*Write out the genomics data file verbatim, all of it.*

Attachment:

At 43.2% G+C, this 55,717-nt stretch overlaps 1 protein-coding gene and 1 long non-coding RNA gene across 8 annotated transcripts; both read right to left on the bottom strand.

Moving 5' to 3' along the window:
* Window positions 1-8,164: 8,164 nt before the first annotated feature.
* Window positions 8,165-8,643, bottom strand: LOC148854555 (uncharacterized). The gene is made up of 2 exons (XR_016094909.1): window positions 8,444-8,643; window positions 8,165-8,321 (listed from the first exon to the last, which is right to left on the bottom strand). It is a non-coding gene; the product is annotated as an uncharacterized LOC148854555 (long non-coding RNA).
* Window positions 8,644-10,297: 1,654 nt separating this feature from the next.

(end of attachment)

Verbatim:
At 43.2% G+C, this 55,717-nt stretch overlaps 1 protein-coding gene and 1 long non-coding RNA gene across 8 annotated transcripts; both read right to left on the bottom strand.

Moving 5' to 3' along the window:
* Window positions 1-8,164: 8,164 nt before the first annotated feature.
* Window positions 8,165-8,643, bottom strand: LOC148854555 (uncharacterized). The gene is made up of 2 exons (XR_016094909.1): window positions 8,444-8,643; window positions 8,165-8,321 (listed from the first exon to the last, which is right to left on the bottom strand). It is a non-coding gene; the product is annotated as an uncharacterized LOC148854555 (long non-coding RNA).
* Window positions 8,644-10,297: 1,654 nt separating this feature from the next.